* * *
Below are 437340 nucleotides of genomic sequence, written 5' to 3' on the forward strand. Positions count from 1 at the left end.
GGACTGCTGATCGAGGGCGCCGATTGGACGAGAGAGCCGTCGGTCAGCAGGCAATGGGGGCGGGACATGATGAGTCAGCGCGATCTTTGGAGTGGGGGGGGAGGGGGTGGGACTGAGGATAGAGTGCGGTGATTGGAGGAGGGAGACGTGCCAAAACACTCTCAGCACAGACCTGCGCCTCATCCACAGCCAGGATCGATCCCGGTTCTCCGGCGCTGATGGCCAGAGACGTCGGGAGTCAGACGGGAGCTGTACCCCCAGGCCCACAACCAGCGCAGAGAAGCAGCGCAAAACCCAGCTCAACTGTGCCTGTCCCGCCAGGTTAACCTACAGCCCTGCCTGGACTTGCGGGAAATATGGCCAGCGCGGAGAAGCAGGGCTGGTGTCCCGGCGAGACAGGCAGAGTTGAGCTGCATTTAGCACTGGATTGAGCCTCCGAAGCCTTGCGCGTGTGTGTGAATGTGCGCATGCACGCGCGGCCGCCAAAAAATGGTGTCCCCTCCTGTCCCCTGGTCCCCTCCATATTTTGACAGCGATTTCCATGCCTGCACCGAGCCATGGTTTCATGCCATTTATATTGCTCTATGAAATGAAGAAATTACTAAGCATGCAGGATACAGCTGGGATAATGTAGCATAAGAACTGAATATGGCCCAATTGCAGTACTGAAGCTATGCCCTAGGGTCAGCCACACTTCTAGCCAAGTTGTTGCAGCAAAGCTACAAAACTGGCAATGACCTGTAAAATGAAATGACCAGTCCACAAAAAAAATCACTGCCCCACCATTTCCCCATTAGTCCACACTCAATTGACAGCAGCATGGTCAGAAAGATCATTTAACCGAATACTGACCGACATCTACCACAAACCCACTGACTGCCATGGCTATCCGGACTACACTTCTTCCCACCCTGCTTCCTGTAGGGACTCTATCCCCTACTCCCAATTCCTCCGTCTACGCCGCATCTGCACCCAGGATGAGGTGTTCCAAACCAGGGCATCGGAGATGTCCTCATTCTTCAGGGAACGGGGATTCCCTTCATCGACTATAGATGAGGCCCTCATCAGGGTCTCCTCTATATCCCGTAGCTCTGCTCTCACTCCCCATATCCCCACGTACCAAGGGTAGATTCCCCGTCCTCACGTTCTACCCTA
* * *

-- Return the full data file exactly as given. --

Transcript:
Below are 437340 nucleotides of genomic sequence, written 5' to 3' on the forward strand. Positions count from 1 at the left end.
GGACTGCTGATCGAGGGCGCCGATTGGACGAGAGAGCCGTCGGTCAGCAGGCAATGGGGGCGGGACATGATGAGTCAGCGCGATCTTTGGAGTGGGGGGGGAGGGGGTGGGACTGAGGATAGAGTGCGGTGATTGGAGGAGGGAGACGTGCCAAAACACTCTCAGCACAGACCTGCGCCTCATCCACAGCCAGGATCGATCCCGGTTCTCCGGCGCTGATGGCCAGAGACGTCGGGAGTCAGACGGGAGCTGTACCCCCAGGCCCACAACCAGCGCAGAGAAGCAGCGCAAAACCCAGCTCAACTGTGCCTGTCCCGCCAGGTTAACCTACAGCCCTGCCTGGACTTGCGGGAAATATGGCCAGCGCGGAGAAGCAGGGCTGGTGTCCCGGCGAGACAGGCAGAGTTGAGCTGCATTTAGCACTGGATTGAGCCTCCGAAGCCTTGCGCGTGTGTGTGAATGTGCGCATGCACGCGCGGCCGCCAAAAAATGGTGTCCCCTCCTGTCCCCTGGTCCCCTCCATATTTTGACAGCGATTTCCATGCCTGCACCGAGCCATGGTTTCATGCCATTTATATTGCTCTATGAAATGAAGAAATTACTAAGCATGCAGGATACAGCTGGGATAATGTAGCATAAGAACTGAATATGGCCCAATTGCAGTACTGAAGCTATGCCCTAGGGTCAGCCACACTTCTAGCCAAGTTGTTGCAGCAAAGCTACAAAACTGGCAATGACCTGTAAAATGAAATGACCAGTCCACAAAAAAAATCACTGCCCCACCATTTCCCCATTAGTCCACACTCAATTGACAGCAGCATGGTCAGAAAGATCATTTAACCGAATACTGACCGACATCTACCACAAACCCACTGACTGCCATGGCTATCCGGACTACACTTCTTCCCACCCTGCTTCCTGTAGGGACTCTATCCCCTACTCCCAATTCCTCCGTCTACGCCGCATCTGCACCCAGGATGAGGTGTTCCAAACCAGGGCATCGGAGATGTCCTCATTCTTCAGGGAACGGGGATTCCCTTCATCGACTATAGATGAGGCCCTCATCAGGGTCTCCTCTATATCCCGTAGCTCTGCTCTCACTCCCCATATCCCCACGTACCAAGGGTAGATTCCCCGTCCTCACGTTCTACCCTA